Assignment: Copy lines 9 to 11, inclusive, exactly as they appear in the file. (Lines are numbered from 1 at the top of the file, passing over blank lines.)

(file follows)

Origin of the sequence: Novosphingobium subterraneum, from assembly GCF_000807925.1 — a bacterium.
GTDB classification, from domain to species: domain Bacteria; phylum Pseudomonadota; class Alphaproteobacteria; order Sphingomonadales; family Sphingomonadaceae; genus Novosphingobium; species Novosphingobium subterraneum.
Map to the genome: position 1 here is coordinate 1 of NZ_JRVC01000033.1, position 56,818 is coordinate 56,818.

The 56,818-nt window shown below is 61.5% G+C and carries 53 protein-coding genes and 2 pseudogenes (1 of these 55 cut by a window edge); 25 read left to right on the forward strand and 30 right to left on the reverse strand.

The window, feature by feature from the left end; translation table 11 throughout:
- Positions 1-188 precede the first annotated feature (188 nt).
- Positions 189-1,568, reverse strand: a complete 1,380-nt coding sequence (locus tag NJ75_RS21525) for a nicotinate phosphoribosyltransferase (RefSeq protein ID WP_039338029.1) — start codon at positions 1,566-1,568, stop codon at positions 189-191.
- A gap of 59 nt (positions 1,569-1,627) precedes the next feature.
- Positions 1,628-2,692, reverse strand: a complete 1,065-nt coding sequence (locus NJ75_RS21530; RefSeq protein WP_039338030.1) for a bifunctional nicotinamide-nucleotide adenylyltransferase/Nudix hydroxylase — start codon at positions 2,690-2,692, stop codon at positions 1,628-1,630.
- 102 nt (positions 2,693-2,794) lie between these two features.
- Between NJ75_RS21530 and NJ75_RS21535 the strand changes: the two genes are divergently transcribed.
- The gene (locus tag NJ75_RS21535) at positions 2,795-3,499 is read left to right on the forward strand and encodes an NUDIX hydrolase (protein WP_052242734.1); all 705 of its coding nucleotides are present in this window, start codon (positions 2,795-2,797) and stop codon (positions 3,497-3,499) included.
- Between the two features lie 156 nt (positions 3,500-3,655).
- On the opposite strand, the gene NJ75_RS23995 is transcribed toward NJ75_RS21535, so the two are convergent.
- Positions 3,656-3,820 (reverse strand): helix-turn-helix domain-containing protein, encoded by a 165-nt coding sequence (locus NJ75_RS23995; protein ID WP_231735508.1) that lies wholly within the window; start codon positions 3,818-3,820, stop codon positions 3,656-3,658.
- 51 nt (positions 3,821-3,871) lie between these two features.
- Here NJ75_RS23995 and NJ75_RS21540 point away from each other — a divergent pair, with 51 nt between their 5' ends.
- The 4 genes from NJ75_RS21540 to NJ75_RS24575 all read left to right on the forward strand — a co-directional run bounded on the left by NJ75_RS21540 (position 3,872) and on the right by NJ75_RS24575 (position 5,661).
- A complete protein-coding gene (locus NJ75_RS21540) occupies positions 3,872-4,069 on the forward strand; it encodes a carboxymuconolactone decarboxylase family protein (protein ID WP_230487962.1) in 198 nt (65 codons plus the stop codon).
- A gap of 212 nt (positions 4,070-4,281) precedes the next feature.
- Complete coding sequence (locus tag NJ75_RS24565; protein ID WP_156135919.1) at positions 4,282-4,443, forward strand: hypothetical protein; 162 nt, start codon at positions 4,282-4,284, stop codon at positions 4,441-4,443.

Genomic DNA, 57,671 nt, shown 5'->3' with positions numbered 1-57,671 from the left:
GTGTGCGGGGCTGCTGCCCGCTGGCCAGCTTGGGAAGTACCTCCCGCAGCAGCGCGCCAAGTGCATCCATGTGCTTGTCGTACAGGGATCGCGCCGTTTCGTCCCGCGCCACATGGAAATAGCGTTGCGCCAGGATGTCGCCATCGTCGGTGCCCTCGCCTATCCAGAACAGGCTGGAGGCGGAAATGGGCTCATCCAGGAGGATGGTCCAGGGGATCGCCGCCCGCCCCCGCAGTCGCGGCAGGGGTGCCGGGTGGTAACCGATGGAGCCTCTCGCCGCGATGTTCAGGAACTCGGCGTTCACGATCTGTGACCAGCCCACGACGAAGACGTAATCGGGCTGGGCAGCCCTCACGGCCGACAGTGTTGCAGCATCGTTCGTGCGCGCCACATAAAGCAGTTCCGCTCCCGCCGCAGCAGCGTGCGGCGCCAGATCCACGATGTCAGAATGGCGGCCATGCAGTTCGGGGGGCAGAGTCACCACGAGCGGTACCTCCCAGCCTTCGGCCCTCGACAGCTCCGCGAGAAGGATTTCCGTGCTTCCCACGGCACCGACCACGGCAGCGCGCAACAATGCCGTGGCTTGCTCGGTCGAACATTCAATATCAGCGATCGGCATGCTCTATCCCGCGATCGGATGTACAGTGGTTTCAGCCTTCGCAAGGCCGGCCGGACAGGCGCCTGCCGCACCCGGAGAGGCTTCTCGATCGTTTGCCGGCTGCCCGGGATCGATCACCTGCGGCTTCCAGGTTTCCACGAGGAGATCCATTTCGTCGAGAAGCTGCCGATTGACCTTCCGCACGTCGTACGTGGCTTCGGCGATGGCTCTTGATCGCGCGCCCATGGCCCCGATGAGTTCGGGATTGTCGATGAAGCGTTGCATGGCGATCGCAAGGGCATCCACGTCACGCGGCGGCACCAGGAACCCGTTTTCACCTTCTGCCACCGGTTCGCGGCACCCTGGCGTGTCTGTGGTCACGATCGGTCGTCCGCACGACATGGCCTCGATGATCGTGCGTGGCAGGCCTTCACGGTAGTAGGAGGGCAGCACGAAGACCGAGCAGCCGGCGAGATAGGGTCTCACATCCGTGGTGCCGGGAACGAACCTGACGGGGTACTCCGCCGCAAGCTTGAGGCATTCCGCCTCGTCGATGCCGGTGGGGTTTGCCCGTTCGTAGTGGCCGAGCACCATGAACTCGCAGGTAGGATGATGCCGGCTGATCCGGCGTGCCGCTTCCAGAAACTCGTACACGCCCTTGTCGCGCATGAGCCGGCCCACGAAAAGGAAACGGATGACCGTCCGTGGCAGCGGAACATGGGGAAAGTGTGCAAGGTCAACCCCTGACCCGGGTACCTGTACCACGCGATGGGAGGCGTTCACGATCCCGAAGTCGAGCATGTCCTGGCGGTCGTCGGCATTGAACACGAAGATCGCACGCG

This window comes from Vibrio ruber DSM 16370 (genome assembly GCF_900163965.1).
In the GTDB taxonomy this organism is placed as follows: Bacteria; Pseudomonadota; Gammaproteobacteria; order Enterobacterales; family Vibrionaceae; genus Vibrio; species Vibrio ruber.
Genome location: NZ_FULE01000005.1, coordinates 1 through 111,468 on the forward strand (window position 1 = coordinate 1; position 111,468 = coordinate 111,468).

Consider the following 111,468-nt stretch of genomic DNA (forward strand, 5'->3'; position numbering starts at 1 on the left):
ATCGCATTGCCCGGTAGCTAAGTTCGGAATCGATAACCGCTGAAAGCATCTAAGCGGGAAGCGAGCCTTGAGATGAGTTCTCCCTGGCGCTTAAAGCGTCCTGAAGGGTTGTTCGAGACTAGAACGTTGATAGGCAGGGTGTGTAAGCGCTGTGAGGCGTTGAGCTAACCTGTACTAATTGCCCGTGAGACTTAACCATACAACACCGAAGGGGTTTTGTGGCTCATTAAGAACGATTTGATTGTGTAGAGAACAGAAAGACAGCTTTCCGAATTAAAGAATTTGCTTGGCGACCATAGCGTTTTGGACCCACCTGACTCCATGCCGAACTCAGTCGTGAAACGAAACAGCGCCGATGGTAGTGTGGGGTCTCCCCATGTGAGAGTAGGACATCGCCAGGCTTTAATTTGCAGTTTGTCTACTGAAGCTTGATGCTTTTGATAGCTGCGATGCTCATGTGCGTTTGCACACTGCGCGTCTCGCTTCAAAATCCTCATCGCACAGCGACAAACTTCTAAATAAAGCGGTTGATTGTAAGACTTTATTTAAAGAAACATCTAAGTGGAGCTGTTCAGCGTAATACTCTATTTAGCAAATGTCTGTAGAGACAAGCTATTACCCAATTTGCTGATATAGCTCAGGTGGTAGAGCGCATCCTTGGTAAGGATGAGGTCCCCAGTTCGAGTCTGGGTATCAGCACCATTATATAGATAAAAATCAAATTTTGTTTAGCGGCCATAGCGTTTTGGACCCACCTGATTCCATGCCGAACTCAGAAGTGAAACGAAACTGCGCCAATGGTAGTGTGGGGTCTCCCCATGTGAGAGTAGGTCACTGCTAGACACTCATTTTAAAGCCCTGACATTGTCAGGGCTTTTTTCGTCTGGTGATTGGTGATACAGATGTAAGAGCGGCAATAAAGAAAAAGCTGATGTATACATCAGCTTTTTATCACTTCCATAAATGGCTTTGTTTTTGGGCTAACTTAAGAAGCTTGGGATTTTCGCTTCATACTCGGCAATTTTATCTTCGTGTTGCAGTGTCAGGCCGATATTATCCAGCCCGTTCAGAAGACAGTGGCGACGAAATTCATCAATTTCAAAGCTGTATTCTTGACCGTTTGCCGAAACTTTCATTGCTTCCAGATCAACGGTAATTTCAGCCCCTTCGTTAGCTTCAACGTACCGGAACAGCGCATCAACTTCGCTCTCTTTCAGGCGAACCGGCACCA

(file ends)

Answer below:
- Positions 1,628-2,692, reverse strand: a complete 1,065-nt coding sequence (locus NJ75_RS21530; RefSeq protein WP_039338030.1) for a bifunctional nicotinamide-nucleotide adenylyltransferase/Nudix hydroxylase — start codon at positions 2,690-2,692, stop codon at positions 1,628-1,630.
- 102 nt (positions 2,693-2,794) lie between these two features.
- Between NJ75_RS21530 and NJ75_RS21535 the strand changes: the two genes are divergently transcribed.